People Never Learn: Millennial’s Socialism By John Steele

     Ooops, I almost said a bad cuss word … but this report made me drop the guard I keep on my tongue: the young generation are turning to socialism, big time:

“You would think that events in socialist Venezuela would knock some sense into these young people, but a new survey from GenForward shows increasing support for socialism. The report looks at how the millennial population thinks about politics and offers us a look at how the next generation thinks. Support for socialism is strongest among African-Americans and capitalism is supported by a small majority of white Americans. Among Asians and Latinos there is marginally more support for socialism. Given the support for the Bernie Sanders campaign this result is not surprising. When asked questions about whether strong government or the free market is the key to solving social problems, respondents believed that government is the answer by two to one. The majority felt the government was doing a good job with the economy, especially those that identified as Republican.

How this can be is a mystery. The federal government deficit has averaged more than a $1 trillion over the last decade. Guess who will have to pay this bill? Every $1 trillion of increased government debt puts an approximate burden of $15,000 on every millennial. High government support among Republicans is probably just a reflection of the fact that their party is in power. The millennial generation wants higher minimum wage laws, equal pay for equal pay, free tuition and for the government to pay off their student loans which indicates their Economic IQ is close to zero. I understand them not knowing that subsidies to higher education make a college degree even less attainable, but advocating a higher minimum wage is just stupid under all conditions.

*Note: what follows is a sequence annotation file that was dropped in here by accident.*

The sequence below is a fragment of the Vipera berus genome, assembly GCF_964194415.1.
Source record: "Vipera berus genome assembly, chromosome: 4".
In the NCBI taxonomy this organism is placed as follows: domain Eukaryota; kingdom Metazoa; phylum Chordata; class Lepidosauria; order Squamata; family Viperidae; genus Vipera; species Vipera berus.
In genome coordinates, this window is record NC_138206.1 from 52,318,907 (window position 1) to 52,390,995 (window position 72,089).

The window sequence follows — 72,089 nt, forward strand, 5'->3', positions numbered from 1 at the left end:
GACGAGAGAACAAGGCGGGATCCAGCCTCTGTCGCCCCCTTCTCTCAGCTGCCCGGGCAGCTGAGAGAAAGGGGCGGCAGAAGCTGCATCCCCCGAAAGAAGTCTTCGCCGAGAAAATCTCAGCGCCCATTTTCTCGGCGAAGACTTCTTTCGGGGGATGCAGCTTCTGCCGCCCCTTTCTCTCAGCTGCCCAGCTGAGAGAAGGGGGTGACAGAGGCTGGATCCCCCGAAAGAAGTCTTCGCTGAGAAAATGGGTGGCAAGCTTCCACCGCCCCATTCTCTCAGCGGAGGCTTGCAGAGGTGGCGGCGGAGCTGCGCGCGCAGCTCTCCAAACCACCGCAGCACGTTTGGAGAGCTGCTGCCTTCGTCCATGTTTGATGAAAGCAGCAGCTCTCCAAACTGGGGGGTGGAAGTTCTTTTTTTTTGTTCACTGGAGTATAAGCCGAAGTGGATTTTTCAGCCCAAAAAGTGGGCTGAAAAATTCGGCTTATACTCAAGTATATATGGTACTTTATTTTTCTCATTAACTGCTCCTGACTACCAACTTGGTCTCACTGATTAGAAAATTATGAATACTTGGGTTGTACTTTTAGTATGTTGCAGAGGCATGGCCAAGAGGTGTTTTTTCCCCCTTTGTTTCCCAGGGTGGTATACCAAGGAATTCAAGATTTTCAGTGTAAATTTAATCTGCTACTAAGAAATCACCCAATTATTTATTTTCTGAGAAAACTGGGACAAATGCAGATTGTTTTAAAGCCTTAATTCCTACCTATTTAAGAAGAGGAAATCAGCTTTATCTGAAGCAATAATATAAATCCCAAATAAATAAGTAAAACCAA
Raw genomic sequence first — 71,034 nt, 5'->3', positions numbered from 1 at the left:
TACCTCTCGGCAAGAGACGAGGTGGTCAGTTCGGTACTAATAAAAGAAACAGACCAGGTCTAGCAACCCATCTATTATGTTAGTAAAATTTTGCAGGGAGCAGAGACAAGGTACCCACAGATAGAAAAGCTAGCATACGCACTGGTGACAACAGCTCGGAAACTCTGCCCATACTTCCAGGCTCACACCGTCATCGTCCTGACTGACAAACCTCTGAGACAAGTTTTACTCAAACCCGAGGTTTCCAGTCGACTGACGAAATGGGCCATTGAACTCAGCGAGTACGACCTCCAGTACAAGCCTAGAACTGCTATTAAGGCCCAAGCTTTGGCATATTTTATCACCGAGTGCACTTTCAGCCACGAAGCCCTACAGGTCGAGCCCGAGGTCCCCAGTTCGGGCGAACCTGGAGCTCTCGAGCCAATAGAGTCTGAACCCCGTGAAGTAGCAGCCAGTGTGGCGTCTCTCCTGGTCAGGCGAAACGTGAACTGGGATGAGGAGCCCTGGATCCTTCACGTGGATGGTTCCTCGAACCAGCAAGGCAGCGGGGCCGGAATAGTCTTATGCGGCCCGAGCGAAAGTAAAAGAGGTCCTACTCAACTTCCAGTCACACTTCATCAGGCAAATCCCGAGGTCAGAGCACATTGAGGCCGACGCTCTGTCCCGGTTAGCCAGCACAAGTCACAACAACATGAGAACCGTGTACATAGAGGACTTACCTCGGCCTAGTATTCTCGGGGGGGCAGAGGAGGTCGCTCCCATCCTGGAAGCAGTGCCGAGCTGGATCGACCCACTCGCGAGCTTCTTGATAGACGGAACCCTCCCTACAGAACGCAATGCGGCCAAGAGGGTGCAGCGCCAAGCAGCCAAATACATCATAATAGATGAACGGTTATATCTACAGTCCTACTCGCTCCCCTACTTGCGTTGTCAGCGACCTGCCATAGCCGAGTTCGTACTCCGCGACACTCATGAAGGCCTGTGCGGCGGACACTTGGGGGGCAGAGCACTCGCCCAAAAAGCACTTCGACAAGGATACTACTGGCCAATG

Their gut feelings come from a variety of sources. Their education has brainwashed them about where our standard of living comes from. Lifestyle, for many of them, makes them feel guilty for the poor and downtrodden. Envy of the rich and famous also plays a role. They have been “successful” and “above average” all their lives. Why can’t they be rich and famous too? I think a really big factor is that, under these conditions, they should feel betrayed and left out.”

     The point is, that the Baby boomer generation in their greed and narcissism, have let this generation down, and now, with desperation, they are getting angry. And, rightly so. The real challenge for the  social credit movement is to begin programs of reaching out to the young generation and undercutting the socialist influence, a menace which grows by the day. After all, the modern day socialists are all fleeing from the “utopia” they created:



No comments made yet. Be the first to submit a comment
Already Registered? Login Here
Wednesday, 21 October 2020
If you'd like to register, please fill in the username, password and name fields.

By accepting you will be accessing a service provided by a third-party external to